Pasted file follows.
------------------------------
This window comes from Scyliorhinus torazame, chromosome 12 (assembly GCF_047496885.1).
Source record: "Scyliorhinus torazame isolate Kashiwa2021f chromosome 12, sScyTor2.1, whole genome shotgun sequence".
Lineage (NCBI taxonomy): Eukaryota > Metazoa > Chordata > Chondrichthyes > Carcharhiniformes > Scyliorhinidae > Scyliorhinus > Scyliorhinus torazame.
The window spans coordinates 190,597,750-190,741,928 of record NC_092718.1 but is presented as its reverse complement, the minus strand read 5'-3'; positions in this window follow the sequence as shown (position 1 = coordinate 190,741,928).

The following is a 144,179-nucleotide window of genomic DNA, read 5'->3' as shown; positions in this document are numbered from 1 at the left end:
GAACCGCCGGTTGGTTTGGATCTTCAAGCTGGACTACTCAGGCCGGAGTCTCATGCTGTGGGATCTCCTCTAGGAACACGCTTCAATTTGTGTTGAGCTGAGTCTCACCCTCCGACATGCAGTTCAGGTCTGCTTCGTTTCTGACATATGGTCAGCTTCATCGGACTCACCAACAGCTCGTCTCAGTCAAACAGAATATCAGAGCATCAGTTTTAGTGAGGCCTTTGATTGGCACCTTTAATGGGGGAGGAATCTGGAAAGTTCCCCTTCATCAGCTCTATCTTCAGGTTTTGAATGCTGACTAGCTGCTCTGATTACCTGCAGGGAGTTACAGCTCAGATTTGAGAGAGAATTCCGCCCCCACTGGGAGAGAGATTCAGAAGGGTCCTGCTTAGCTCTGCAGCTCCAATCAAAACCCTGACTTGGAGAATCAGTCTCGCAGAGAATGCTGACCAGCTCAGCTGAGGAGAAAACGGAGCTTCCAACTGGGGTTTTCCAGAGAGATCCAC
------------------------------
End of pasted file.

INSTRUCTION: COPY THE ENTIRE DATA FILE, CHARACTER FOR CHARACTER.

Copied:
This window comes from Scyliorhinus torazame, chromosome 12 (assembly GCF_047496885.1).
Source record: "Scyliorhinus torazame isolate Kashiwa2021f chromosome 12, sScyTor2.1, whole genome shotgun sequence".
Lineage (NCBI taxonomy): Eukaryota > Metazoa > Chordata > Chondrichthyes > Carcharhiniformes > Scyliorhinidae > Scyliorhinus > Scyliorhinus torazame.
The window spans coordinates 190,597,750-190,741,928 of record NC_092718.1 but is presented as its reverse complement, the minus strand read 5'-3'; positions in this window follow the sequence as shown (position 1 = coordinate 190,741,928).

The following is a 144,179-nucleotide window of genomic DNA, read 5'->3' as shown; positions in this document are numbered from 1 at the left end:
GAACCGCCGGTTGGTTTGGATCTTCAAGCTGGACTACTCAGGCCGGAGTCTCATGCTGTGGGATCTCCTCTAGGAACACGCTTCAATTTGTGTTGAGCTGAGTCTCACCCTCCGACATGCAGTTCAGGTCTGCTTCGTTTCTGACATATGGTCAGCTTCATCGGACTCACCAACAGCTCGTCTCAGTCAAACAGAATATCAGAGCATCAGTTTTAGTGAGGCCTTTGATTGGCACCTTTAATGGGGGAGGAATCTGGAAAGTTCCCCTTCATCAGCTCTATCTTCAGGTTTTGAATGCTGACTAGCTGCTCTGATTACCTGCAGGGAGTTACAGCTCAGATTTGAGAGAGAATTCCGCCCCCACTGGGAGAGAGATTCAGAAGGGTCCTGCTTAGCTCTGCAGCTCCAATCAAAACCCTGACTTGGAGAATCAGTCTCGCAGAGAATGCTGACCAGCTCAGCTGAGGAGAAAACGGAGCTTCCAACTGGGGTTTTCCAGAGAGATCCAC